It was as bizarre and shocking and smart of a question as I’d ever heard. “Can you help this be more complicated?” the therapist asked. She was giving guidance to another therapist, a fellow workshop participant, about a client.
At the time I had never considered the idea that sometimes what is called for is creating room for complexity. The task of making something more complicated for clients seemed antithetical to why most people come to counseling in the first place. Clients come to therapy seeking safe guidance through the deepest, hardest, most private parts of their lives–and that’s usually complicated enough.
But as I’ve sat with this question over the last six years, my understanding of its value has grown. Because often clients come in wanting to transform a part of their life that’s grey or rainbow-colored into something black and white. Should I stay or go? Is he good or bad? Am I right or wrong?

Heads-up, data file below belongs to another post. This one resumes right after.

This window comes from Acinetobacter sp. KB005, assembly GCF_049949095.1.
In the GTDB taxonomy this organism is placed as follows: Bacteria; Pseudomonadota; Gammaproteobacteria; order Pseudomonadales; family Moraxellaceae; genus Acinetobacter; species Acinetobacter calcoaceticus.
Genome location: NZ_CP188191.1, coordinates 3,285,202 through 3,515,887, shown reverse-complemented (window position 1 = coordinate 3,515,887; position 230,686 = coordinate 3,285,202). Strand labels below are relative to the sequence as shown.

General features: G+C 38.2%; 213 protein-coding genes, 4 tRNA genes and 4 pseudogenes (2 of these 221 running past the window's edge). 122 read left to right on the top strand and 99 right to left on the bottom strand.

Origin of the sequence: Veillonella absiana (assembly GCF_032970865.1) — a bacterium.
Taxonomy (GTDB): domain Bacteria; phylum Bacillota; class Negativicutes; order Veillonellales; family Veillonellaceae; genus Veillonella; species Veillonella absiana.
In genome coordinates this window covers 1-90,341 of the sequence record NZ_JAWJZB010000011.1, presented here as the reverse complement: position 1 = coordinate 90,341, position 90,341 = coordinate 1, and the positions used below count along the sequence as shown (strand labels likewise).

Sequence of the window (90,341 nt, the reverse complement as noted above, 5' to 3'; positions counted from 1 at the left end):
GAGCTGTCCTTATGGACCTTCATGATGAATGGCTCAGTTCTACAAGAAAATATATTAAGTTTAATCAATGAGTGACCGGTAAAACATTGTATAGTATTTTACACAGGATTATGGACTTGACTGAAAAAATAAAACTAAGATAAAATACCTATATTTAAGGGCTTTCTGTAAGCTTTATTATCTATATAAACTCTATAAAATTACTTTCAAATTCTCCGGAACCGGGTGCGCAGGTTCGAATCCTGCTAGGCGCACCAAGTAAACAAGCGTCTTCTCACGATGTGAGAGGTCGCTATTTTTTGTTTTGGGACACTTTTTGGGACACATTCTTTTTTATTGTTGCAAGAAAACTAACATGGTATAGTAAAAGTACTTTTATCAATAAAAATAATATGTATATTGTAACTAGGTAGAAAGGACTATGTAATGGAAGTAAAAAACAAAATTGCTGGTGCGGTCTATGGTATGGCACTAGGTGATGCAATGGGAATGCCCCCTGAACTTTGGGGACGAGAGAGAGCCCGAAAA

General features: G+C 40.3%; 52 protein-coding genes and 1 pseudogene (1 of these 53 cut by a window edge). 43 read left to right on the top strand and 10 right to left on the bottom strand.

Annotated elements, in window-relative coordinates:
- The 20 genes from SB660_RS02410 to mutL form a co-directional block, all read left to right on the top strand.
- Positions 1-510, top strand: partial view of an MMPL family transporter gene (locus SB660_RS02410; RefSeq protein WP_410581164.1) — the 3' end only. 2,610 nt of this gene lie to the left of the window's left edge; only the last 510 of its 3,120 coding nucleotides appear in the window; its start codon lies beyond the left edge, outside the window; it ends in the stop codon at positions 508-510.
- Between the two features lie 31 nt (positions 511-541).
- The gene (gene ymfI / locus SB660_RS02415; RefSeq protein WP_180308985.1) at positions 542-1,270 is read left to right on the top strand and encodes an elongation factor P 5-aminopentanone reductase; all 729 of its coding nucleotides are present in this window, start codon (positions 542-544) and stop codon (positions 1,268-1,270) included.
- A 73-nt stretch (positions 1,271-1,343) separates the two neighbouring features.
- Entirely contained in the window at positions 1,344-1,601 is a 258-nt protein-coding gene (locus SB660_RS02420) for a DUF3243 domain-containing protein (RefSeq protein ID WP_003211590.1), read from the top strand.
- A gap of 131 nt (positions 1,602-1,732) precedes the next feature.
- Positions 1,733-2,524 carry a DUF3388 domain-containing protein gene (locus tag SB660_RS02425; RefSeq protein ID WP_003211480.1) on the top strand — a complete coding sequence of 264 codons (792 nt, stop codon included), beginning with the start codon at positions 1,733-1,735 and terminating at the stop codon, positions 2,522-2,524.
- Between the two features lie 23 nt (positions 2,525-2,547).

We seek simple answers when we’re overwhelmed and anxious. Uncertainty and ambiguity can be terrible to tolerate.
But settling for false dichotomies (like good/bad and right/wrong) rarely help us answer big questions in meaningful, heart-felt ways. And so I’ve come to see the gifts of that question from years ago. Here is what I know for sure: It’s only when we acknowledge complexity that we can move through it. It’s only when we name the messiness and complications of life that we can begin to sort through it all to see what to keep, and what to release, and what’s beneath, and what’s within.